(for background, read the posts and comments below dealing with imputation. Simeon is writing in specific response to comments made on Al's blog, Pontifications, where two articles re: Simeon's thoughts can be found. Here I link to the most relevant one: "Losing the Bible" by Al Kimel)
Thank you once again for a great piece, for flattering me again with such a thoughtful reponse, and for furthering this discussion of what I think are some of the most important issues there are. You are a great dialogue partner and host.
I agree that there is more to understanding the Bible than looking at isolated texts and their singular grammatical-historical meaning. I agree wholeheartedly that we must look to the wider Scriptural witness on various issues if we in our sinfulness are to approximate anything anywhere near the “true meaning of Scripture.” Even so, would you agree that the first step towards such a more comprehensive view is to assess as best we can the grammatical-historical meaning of individual passages in Scripture?
To apply this to the imputation/ infusion discussion, I would agree that 2 Corinthians 5:21 and Galatians 3:13 are not enough in and of themselves on which to base our entire doctrine of justification. But I see imputation everywhere in Scripture. As I have argued before, I think that atonement, and the very forgiveness of sins, imply an imputational framework. That an atonement for our sins through someone else bearing them for us took place on the Cross surely is not in doubt here. For us to be treated in any sense as righteous on the basis of the righteousness of someone else—an idea that permeates Paul, however you interpret “on the basis of”—it seems to me must be an imputational rather than an infusional event. And I do not think you can have both—this particular issue is an either/ or. I have already argued this, and many are not convinced. But neither have I as yet been convinced by the responses.
For our present purposes, the point is that I see imputation as basic in Paul, and as profoundly present in the major emphasis in all four Gospels on the Passion that results in the Death of the Innocent.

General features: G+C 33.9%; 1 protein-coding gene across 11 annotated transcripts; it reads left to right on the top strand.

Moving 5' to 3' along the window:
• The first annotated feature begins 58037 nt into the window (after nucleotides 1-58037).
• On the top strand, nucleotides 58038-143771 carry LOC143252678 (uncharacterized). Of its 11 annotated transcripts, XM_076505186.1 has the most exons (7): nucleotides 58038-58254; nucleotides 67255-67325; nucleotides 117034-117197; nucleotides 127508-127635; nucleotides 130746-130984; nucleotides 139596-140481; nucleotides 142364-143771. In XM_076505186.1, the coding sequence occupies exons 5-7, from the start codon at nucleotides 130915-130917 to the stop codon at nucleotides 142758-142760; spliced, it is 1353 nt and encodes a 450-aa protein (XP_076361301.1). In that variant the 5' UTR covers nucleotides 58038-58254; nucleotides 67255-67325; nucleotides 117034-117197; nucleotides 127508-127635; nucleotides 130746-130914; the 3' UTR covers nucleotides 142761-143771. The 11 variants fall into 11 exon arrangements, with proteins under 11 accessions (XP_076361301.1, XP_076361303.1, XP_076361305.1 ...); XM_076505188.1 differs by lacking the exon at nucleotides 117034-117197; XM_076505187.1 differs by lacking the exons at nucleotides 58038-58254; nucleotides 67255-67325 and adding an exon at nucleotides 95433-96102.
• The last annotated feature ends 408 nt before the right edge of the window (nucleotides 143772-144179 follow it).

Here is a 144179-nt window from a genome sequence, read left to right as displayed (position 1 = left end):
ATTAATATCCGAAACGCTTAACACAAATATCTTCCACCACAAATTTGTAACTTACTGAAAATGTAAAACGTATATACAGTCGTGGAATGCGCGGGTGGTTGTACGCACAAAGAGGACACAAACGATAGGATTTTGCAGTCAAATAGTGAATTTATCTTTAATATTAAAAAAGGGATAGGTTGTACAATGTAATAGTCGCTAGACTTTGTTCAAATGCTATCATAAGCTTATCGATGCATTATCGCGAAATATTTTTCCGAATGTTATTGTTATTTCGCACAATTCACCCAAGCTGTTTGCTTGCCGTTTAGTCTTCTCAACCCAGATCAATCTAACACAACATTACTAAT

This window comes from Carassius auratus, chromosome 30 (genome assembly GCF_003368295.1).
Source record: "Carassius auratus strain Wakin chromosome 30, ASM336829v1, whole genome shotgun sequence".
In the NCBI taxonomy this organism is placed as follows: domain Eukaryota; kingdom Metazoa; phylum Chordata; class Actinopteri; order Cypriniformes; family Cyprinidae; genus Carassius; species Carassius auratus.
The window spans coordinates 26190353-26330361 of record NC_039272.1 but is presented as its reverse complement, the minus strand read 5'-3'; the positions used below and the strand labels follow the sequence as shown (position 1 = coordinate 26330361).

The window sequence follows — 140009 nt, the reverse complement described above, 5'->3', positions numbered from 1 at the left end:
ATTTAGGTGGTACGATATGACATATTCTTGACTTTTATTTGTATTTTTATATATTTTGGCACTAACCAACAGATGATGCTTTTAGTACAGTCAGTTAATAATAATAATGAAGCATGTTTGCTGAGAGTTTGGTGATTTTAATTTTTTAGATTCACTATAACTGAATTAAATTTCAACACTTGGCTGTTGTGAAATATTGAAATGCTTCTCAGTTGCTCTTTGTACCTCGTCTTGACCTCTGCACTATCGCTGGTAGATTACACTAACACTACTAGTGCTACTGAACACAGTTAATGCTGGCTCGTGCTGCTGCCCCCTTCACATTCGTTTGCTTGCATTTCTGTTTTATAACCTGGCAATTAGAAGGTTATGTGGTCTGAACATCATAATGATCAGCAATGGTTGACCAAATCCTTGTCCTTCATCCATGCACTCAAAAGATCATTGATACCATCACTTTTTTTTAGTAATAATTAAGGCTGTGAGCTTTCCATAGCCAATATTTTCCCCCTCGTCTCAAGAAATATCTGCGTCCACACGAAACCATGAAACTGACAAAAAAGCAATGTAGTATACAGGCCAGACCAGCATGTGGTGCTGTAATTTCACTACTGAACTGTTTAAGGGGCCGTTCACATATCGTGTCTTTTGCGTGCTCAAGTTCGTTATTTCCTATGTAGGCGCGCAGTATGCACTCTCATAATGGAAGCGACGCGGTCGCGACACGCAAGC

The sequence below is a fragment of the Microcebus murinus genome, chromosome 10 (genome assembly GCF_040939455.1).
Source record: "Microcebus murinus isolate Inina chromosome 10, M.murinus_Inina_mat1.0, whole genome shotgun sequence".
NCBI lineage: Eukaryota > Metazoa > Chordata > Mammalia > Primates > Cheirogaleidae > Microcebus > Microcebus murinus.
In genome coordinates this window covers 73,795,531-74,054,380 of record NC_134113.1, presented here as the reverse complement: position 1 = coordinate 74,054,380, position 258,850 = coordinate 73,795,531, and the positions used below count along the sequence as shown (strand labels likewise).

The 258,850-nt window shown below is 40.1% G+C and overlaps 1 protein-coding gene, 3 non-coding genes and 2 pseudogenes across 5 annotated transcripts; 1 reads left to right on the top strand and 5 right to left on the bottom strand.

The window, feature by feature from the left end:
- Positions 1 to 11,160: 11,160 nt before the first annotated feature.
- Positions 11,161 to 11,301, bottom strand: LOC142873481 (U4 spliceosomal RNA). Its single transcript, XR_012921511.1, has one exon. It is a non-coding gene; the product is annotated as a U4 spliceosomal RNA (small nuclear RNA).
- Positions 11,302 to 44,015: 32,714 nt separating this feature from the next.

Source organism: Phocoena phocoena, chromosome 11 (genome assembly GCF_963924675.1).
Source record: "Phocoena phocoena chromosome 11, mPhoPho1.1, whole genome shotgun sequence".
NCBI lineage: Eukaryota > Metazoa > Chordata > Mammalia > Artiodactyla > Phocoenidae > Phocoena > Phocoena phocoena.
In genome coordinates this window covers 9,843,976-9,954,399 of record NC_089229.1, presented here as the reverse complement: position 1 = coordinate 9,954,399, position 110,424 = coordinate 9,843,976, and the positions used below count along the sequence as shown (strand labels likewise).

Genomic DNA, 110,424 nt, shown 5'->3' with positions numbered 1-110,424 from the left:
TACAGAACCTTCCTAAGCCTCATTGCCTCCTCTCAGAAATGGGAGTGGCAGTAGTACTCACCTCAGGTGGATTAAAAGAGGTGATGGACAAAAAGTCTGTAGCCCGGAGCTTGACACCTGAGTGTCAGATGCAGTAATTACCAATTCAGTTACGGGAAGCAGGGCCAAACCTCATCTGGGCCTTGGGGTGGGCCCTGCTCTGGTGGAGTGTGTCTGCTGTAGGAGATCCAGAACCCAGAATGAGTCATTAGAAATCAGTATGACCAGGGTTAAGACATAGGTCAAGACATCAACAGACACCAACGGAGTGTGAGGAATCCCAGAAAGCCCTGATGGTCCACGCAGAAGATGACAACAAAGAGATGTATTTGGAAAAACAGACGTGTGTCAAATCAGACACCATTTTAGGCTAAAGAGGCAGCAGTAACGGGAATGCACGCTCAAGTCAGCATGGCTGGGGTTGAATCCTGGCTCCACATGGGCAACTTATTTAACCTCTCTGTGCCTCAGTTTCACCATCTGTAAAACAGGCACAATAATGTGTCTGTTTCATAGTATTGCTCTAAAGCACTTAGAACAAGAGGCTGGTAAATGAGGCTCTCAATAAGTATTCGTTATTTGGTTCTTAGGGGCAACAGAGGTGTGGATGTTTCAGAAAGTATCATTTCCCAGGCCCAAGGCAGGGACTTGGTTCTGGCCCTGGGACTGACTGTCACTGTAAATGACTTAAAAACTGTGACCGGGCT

Furthermore, I see imputation as absolutely necessary to any idea of loving the unlovable, of loving sinners. The Incarnation is the first word to us of a love from God that we do not deserve, a love we did nothing to earn or even accept. John tells us, in fact, that we did not accept it (“He was in the world… yet the world did not know him. He came to his own, and his own people did not receive Him”- 1:10-11).
Justification is true in the here and now, in our lives, not just in the abstract. This means that imputation and infusion each have their own practical consequences in how people are treated. To love a sinner in practice is to impute righteousness to them. It is to love them although they do not deserve it, because of what Christ has done. We see imputation in practice everywhere in the Gospels. The injunction to love our (sinful) neighbor, much less our enemy, would mean loving sin for its own sake, were it not for the imputation that stands behind it. Let me explain.
Jesus’ loving interactions with sinful and unlovable people also permeate the Gospel texts. We all know that God does not and cannot love sin. Therefore for Jesus to love sinners, he must have loved them on the basis of a righteousness, a sinlessness, that was not theirs. This is imputation practiced. Jesus practiced it with the woman caught in adultery, when he treated her precisely as if she had not broken the Law, though she undeniably had. He practiced it when he raised Lazarus and Jairus’ daughter and the widow’s son from the grave—that love was certainly not contingent on their active, willful “response” to his love! He practiced it when he restored Simon Peter following his denials—He responded to Peter’s sin by restating Peter’s position of leadership in the Church! This, too, was love based on imputation, not infusion.
God meeting us in our sin is not the exception, but the rule, at least if you see Jesus’ treatment of sinners in the Gospels as paradigmatic of God meeting us in our sin. I do. A perfect and perfectly just God, the God of whom the Psalmist says “Evil may not sojourn with thee” (5:4), cannot love sinners unless there is some mechanism behind it—he can love sin only if he does not see it as sin, and that is precisely what imputation enables. Or, rather, imputation explains what is going on when he loves us and we do not deserve it. It is a thoroughly biblical description of an even more thoroughly biblical love of a perfect God for sinners.